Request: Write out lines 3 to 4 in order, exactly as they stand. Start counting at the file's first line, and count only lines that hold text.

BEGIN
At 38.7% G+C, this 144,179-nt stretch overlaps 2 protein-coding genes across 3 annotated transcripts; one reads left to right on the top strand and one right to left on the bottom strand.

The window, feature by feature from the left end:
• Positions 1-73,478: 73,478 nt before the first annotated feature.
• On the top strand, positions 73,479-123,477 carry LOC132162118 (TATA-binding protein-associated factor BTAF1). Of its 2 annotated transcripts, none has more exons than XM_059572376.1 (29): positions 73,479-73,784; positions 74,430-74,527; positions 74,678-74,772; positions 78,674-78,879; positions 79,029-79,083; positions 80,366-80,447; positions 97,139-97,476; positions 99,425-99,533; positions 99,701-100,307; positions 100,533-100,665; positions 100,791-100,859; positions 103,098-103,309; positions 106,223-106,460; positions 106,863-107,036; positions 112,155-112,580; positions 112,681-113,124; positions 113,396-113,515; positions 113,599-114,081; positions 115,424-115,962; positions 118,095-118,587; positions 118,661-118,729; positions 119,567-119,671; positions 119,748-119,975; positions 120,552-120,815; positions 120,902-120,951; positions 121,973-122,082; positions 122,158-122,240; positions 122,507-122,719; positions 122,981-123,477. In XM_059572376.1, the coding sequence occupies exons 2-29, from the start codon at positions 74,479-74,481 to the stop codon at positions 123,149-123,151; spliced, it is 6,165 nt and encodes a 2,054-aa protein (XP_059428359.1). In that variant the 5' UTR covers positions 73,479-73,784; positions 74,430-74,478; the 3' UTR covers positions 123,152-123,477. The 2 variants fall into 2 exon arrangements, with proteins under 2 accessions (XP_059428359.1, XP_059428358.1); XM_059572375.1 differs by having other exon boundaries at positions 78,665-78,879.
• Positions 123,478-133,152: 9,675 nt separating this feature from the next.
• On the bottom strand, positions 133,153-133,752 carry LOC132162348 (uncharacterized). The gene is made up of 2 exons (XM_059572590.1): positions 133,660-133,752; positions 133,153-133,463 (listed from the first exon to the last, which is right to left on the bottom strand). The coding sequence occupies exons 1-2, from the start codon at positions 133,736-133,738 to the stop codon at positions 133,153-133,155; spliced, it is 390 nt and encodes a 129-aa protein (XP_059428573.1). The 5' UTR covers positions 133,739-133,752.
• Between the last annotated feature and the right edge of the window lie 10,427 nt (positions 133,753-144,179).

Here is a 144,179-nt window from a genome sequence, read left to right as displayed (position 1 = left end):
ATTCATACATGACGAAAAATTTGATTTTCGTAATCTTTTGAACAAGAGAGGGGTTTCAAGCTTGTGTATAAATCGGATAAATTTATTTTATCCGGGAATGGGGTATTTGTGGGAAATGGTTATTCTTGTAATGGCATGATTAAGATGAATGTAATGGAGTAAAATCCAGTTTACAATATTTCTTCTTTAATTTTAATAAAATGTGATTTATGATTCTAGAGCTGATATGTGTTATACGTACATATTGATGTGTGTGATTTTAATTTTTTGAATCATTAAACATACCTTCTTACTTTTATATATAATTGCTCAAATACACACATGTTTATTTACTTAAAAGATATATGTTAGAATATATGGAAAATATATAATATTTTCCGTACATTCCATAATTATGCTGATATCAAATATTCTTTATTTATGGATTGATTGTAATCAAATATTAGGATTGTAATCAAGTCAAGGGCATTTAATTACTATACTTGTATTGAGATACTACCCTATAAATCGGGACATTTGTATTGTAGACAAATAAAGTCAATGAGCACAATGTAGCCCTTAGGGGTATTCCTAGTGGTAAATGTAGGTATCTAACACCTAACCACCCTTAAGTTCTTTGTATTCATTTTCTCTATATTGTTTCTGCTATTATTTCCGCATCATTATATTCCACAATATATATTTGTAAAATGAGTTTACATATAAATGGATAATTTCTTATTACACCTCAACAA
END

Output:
• Positions 1-73,478: 73,478 nt before the first annotated feature.
• On the top strand, positions 73,479-123,477 carry LOC132162118 (TATA-binding protein-associated factor BTAF1). Of its 2 annotated transcripts, none has more exons than XM_059572376.1 (29): positions 73,479-73,784; positions 74,430-74,527; positions 74,678-74,772; positions 78,674-78,879; positions 79,029-79,083; positions 80,366-80,447; positions 97,139-97,476; positions 99,425-99,533; positions 99,701-100,307; positions 100,533-100,665; positions 100,791-100,859; positions 103,098-103,309; positions 106,223-106,460; positions 106,863-107,036; positions 112,155-112,580; positions 112,681-113,124; positions 113,396-113,515; positions 113,599-114,081; positions 115,424-115,962; positions 118,095-118,587; positions 118,661-118,729; positions 119,567-119,671; positions 119,748-119,975; positions 120,552-120,815; positions 120,902-120,951; positions 121,973-122,082; positions 122,158-122,240; positions 122,507-122,719; positions 122,981-123,477. In XM_059572376.1, the coding sequence occupies exons 2-29, from the start codon at positions 74,479-74,481 to the stop codon at positions 123,149-123,151; spliced, it is 6,165 nt and encodes a 2,054-aa protein (XP_059428359.1). In that variant the 5' UTR covers positions 73,479-73,784; positions 74,430-74,478; the 3' UTR covers positions 123,152-123,477. The 2 variants fall into 2 exon arrangements, with proteins under 2 accessions (XP_059428359.1, XP_059428358.1); XM_059572375.1 differs by having other exon boundaries at positions 78,665-78,879.